Want to make creations as awesome as this one?


How to overcome social anxiety

If you feel out of practice socializing after the last few years of social distancing, you’re not alone. If you feel more anxious than usual when leaving the house to socialize, that’s also totally normal, as is occasionally feeling overwhelmed or out of your element in large crowds.However, when these nervous feelings persist — and cause you great anguish — you might have a social anxiety disorder.

Stop Trying to Be Perfect

Cherish Being Alone

Congratulate Yourself

Keep a Journal

Start Saying No

Buy Yourself a New Outfit

Set Goals

Ask for Help

Start Saying Yes

Become Your Own Best Advocate

Improve Your Health

Get Yourself Out There

  • Try cognitive behavioral therapy
  • Among the different kinds of psychotherapy available, cognitive behavioral therapy — which involves making changes to the way you think and feel about a situation, which, in turn, can help you modify your behavior — is a helpful way to approach social anxiety. “With social anxiety specifically, you want to identify patterns of thinking that cause you to avoid social situations — like if a person’s always expecting the worst outcome, or a person is fixated on the fact that someone might see them blushing, or sweating or stammering,” says Dr. Potter. “You want to help them learn to challenge those expectations and adopt more positive self-talk rather than negative self-talk.”
  • Practice public speaking
  • For those who have mild-to-moderate social anxiety disorder — for example, maybe it’s not causing you panic attacks — finding ways to practice public speaking is a good approach.

Gradually introduce yourself to anxiety-inducing situationsDr. Potter recommends what she calls “situational exposure.” Identify certain social situations you’re afraid of, and work your way up from easier to more difficult scenarios while practicing relaxation techniques so you can tolerate anxiety. “For example, if you have a fear of large groups, and you’ve been mostly avoiding group activities, start by going out with a friend one on one,” she explains. “Then work your way up to going out with a small group of friends.” Repeat as needed until you feel more comfortable before attempting to go to a restaurant, a bar or a party where there would be more people. You can also work on situational exposure with the support of a therapist, Dr. Potter says. “Like cognitive behavioral therapy, exposure therapy is a type of treatment a trained psychologist can provide.”

If you’re a friend or family member of somebody anxious in social situations, one way to offer support is to bring them into the conversation. “You might be like, ‘Oh, I think Sara has something she would probably like to say on that subject. She’s really interested in that,’” Dr. Potter says. “You can support them by bringing them out of their shells.” Before doing that, however, be sure to ask the person if that’s OK. “If you’re a person with social anxiety, you may not like being put on the spot to say something. Talk to that person in advance about how they want to handle certain things.”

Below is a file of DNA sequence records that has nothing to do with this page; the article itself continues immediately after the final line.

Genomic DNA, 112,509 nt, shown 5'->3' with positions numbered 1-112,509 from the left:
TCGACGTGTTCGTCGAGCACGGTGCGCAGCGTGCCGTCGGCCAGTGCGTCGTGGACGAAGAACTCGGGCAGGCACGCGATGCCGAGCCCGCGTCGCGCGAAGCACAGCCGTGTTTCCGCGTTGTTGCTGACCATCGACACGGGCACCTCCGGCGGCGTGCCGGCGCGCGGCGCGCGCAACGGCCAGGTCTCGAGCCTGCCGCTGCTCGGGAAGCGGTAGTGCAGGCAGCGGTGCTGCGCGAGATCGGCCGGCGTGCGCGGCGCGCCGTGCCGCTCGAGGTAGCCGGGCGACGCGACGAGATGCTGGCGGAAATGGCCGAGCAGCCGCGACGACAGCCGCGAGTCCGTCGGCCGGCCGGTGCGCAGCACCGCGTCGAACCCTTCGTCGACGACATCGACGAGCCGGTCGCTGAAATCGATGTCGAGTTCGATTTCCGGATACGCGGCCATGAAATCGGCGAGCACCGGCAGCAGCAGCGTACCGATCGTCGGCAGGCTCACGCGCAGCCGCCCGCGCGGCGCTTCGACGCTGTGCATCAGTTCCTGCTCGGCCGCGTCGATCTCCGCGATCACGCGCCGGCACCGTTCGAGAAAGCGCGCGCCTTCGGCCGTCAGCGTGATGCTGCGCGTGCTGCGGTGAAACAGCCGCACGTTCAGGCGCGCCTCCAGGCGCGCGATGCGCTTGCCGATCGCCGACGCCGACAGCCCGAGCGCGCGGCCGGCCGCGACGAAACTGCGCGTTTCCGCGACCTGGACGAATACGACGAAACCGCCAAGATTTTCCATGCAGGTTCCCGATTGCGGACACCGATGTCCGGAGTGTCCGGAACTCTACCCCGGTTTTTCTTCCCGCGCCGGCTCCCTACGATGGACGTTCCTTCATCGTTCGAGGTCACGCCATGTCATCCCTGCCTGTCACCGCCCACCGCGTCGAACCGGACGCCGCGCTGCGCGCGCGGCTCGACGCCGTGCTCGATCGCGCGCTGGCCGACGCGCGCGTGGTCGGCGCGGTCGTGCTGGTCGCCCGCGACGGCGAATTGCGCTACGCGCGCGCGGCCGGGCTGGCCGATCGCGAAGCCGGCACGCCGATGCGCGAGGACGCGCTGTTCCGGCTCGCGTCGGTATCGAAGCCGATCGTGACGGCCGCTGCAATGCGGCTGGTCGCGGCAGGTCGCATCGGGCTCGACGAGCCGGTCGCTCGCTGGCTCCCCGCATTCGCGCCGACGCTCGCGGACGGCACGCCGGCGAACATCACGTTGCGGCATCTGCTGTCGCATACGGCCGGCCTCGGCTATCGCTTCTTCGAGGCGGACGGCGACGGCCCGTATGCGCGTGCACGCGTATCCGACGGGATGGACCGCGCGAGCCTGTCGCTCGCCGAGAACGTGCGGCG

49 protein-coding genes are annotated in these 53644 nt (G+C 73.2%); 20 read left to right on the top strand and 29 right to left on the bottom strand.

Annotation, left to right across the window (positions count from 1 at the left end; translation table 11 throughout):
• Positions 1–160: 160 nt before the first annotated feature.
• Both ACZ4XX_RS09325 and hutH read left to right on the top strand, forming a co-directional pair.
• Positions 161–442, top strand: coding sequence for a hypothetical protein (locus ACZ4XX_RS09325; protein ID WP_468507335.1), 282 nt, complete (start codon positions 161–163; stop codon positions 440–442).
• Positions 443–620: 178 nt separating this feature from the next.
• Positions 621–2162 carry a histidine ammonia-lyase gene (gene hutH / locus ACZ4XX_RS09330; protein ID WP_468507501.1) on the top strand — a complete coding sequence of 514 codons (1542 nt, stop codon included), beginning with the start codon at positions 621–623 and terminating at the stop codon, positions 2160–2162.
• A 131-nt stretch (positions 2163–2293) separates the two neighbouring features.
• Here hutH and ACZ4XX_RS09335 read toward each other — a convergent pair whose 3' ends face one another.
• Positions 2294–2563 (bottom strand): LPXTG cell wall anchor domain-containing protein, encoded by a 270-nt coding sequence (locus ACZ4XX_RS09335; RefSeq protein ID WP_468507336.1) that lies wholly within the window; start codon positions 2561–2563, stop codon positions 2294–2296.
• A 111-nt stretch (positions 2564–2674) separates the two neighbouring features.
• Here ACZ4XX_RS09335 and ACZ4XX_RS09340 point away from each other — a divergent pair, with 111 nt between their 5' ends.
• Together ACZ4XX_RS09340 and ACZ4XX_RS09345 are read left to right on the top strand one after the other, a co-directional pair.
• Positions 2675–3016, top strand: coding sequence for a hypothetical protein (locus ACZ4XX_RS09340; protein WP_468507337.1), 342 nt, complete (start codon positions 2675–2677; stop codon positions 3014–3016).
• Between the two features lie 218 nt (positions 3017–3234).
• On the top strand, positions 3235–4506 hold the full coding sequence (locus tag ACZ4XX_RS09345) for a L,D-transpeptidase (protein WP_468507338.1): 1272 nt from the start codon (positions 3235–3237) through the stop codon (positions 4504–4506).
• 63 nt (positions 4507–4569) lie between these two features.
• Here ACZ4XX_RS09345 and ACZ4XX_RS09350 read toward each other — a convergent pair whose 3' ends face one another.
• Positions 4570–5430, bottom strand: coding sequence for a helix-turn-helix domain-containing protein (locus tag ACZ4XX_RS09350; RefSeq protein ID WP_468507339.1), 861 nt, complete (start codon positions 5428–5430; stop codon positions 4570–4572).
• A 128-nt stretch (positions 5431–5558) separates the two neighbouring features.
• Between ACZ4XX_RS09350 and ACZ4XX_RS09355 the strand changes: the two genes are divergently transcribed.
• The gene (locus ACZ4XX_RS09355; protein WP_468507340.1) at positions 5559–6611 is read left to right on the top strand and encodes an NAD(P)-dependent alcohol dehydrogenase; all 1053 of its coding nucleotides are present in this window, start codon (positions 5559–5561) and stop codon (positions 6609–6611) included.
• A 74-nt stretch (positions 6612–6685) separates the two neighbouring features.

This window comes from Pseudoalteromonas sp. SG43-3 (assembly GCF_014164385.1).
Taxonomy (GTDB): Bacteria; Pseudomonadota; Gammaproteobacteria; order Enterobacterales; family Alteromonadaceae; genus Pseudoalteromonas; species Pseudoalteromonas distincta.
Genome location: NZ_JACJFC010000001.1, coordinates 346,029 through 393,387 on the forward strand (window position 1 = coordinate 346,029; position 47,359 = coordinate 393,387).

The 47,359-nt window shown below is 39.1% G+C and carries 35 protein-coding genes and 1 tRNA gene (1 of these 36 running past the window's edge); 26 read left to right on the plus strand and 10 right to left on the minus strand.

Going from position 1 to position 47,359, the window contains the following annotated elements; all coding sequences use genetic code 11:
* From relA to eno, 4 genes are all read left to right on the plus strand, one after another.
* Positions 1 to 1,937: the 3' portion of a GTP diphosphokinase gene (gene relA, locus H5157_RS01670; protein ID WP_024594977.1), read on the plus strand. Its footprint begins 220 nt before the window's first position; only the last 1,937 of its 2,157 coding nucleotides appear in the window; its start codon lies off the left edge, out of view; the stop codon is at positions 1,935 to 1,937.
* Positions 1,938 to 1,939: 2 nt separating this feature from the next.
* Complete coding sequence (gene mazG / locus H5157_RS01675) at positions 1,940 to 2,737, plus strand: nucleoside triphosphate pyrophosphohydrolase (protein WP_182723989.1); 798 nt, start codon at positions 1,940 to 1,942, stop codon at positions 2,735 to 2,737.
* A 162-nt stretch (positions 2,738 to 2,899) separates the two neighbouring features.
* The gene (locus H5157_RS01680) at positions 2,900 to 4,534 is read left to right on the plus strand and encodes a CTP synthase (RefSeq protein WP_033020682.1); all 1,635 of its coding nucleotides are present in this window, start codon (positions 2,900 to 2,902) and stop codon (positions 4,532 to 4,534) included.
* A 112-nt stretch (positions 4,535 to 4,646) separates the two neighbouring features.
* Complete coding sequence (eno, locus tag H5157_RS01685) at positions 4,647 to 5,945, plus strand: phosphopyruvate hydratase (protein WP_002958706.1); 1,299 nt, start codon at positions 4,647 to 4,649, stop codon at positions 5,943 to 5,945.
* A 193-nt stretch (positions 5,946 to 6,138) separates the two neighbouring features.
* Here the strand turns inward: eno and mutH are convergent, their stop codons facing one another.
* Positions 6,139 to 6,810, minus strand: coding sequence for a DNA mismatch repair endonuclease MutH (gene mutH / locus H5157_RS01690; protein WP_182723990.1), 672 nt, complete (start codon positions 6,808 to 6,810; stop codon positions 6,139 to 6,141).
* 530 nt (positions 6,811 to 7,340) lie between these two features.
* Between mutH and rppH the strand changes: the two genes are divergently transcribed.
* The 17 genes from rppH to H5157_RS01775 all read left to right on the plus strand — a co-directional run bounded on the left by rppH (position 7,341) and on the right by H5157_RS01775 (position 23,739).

Ask your support system for a helping hand

This is easier said than done, of course, so she suggests using a technique called “five senses” that can help you regain perspective and stay in the moment. “Do a check-in with yourself of all of your five senses to get yourself more externally focused. Distract yourself from unpleasant internal sensations and negative thoughts,” says Dr. Potter. “Then you can try to refocus on: ‘What are they actually saying to me? What else is going on right now? What can I see? What can I hear? What can I feel?’”

Check in with yourself

Dr. Potter adds that other people are generally way more focused on themselves than they are on others. “They are most likely not scrutinizing your behavior in social situations, because they are busy thinking about what they are going to say or do next,” she says. “Your anxiety usually magnifies the negative and minimizes the positive — so the things you’re acutely aware of about yourself may not be particularly noticeable to others.”

Look for silver linings — and be kind to yourself

Determining whether these symptoms are from anxiety, or a more serious medical condition can be difficult. “If the pain goes away quickly after the anxiety-provoking situation has stopped, and if you have a subjective sense of knowing that you are currently afraid of something, then it’s more likely what you are feeling is probably anxiety,” says Dr. Potter. “But if you’re in doubt, you should definitely talk to a doctor about it and get advice on specific signs to look out for and what your risk factors are.”

When to worry about physical symptoms of anxiety